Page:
I got a lot of interesting e-mails, asking about the "rambling" I was referring to in my last blog post.
"What constitutes rambling," many e-mailers asked.
Rarely, if ever, do candidates get it right on their resume. Many are far too short, which tells reviewers one thing about preparedness, confidence, etc. Far more, however, veer heavily into rambling, which is even more telling.
Why? Because savvy employers know that rambling is an indication of two things:
1. A lack of confidence. Candidates feel so uncertain and lack so much confidence about what they've done, that they feel as though they have to mention every. little. detail. in order to sound busy or important or good at multi-tasking or promotable or like a team player.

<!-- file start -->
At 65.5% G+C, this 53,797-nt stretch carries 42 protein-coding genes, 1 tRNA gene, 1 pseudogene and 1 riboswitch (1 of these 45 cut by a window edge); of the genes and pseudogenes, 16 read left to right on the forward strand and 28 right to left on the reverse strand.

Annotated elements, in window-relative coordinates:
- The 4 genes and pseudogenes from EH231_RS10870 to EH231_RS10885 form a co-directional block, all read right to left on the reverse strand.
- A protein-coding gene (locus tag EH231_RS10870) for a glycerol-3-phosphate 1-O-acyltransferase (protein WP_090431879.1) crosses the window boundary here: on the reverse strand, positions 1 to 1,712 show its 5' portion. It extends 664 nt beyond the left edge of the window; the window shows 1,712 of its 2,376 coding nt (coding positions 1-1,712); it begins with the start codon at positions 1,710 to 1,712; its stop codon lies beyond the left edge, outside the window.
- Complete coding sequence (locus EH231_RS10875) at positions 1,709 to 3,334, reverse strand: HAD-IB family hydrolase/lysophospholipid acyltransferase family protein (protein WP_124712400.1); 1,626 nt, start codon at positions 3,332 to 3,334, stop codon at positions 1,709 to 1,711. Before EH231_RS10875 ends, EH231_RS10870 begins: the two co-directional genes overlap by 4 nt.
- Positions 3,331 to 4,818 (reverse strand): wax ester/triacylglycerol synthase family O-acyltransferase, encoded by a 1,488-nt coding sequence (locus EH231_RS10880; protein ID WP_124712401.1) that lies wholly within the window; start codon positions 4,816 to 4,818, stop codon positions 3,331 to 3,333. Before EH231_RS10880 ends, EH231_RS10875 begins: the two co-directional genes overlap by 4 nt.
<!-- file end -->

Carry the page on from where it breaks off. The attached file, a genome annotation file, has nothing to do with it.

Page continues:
2. The inability to gauge importance. Employers want to know how you moved the mark in each of your prior positions. If, for example, you are the Director of Customer Relations, they know that you are responsible for the department that oversees customer satisfaction. They want to know how you increased customer satisfaction (and other KPIs), not the exhaustive list of responsibilities that enable you to do so.
Rambling is a resume (and interview) killer.
Let me help you!